Related Story
	In the March issue of Chicago Lawyer magazine, Editor Pat Milhizer looked at Gov. Bruce Rauner's proposed changes to the judicial system, including one to create merit-based judicial selection as opposed to our current system of electing judges. Read the story»
Related Story
In the March issue of Chicago Lawyer magazine, Editor Pat Milhizer looked at Gov. Bruce Rauner's proposed changes to the judicial system, including one to create merit-based judicial selection as opposed to our current system of electing judges. Read the story»

Bruce Rauner
Bruce Rauner

A day after Gov. Bruce Rauner said the Illinois Supreme Court is part of a “corrupt system,” a judges’ association fired back, calling his comments “disturbing” and saying it “endangers the rule of law.”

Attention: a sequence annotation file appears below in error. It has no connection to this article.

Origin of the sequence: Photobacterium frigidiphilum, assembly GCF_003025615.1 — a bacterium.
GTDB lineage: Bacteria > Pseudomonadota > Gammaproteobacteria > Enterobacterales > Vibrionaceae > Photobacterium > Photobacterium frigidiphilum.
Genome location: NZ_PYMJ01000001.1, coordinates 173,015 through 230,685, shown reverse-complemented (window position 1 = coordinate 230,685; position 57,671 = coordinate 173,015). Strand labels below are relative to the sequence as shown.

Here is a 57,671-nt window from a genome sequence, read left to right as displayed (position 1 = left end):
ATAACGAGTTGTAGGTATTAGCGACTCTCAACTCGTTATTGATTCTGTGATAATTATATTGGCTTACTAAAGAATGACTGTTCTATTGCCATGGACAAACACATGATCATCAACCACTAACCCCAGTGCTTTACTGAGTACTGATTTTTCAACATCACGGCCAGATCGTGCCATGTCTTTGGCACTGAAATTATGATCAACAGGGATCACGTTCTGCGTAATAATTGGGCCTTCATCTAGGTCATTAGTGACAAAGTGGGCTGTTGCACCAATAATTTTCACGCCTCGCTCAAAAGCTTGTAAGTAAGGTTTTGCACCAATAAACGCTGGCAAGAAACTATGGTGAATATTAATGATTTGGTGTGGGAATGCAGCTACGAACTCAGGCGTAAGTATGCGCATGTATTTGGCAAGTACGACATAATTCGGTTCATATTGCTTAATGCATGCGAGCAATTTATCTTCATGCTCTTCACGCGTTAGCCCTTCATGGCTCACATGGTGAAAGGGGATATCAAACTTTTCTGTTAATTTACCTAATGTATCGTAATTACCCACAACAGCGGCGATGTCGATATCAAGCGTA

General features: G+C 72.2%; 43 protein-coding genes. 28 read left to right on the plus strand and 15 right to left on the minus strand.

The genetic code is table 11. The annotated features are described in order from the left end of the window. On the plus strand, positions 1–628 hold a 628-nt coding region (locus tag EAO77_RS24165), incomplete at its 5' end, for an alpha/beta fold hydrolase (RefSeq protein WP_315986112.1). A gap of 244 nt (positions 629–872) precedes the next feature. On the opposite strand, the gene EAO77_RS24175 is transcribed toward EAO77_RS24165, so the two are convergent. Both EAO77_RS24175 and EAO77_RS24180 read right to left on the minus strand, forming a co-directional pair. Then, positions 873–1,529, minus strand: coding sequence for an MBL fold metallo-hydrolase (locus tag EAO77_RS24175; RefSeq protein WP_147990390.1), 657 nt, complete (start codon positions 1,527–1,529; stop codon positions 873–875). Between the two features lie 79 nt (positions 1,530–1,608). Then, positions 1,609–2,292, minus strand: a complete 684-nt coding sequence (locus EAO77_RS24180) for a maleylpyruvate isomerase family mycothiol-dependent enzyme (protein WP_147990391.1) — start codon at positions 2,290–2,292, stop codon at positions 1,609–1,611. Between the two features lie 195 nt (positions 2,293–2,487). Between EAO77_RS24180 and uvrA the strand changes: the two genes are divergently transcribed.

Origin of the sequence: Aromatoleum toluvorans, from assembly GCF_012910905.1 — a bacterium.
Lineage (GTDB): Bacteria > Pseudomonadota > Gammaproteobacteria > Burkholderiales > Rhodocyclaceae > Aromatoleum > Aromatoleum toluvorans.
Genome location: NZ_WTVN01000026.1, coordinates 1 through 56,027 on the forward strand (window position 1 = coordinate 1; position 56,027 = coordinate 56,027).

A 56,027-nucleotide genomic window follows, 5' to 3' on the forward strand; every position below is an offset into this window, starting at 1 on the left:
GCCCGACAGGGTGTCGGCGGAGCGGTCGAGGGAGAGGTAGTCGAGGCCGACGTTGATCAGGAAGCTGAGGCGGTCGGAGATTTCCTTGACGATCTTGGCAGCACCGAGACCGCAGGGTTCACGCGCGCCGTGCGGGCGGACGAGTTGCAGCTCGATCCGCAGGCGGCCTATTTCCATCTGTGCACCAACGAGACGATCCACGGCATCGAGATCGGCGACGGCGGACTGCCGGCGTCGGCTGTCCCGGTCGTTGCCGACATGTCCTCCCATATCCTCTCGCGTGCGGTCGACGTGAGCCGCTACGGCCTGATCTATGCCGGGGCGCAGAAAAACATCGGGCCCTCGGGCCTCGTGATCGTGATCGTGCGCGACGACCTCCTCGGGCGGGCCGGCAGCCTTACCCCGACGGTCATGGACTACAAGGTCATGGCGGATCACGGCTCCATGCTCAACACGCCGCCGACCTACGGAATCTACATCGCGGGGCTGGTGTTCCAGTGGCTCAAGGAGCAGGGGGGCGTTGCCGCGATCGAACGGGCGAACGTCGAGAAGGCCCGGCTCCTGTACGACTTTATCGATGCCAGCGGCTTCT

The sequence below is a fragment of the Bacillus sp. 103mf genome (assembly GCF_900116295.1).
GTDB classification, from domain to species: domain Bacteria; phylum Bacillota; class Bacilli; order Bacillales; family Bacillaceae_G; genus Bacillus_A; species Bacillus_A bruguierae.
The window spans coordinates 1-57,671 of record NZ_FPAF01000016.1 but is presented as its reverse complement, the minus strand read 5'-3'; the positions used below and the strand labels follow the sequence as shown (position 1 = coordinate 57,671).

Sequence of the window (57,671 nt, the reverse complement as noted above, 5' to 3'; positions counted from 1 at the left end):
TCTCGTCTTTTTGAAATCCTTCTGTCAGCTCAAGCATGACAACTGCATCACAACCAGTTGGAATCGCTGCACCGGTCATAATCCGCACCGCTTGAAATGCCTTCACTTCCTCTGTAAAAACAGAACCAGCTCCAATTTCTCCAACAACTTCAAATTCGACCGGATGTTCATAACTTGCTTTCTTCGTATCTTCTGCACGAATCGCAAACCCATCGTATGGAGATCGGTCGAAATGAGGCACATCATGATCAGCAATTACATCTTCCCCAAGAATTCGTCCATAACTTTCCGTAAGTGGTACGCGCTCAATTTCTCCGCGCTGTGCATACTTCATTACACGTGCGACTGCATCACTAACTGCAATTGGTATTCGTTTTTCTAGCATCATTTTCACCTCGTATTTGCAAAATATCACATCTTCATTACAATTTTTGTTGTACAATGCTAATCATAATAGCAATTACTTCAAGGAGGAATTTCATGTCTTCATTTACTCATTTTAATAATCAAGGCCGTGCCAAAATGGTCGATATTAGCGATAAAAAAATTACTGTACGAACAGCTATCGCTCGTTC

The group’s response follows the Republican governor telling a suburban newspaper: “I don’t trust the Supreme Court to be rational in their decisions.”

Rauner said they’re “activist judges who want to be legislators” and part of a “corrupt system” because they accept donations from trial lawyers.

“You tell me if you look at who gives them the money, and you decide whether there’s a conflict of interest going on in the courts,” Rauner told the Daily Herald editorial board on Tuesday. “You tell me. Do you think there’s not?”

The governor’s office declined the Daily Law Bulletin’s request to talk about his comments. His office issued a statement Wednesday that the “current system creates potential conflicts of interest by allowing trial lawyers to fund the election campaigns of judges who they appear in front of. The governor wants to change that.”

Joseph R. Tybor, a Supreme Court spokesman, also declined to comment.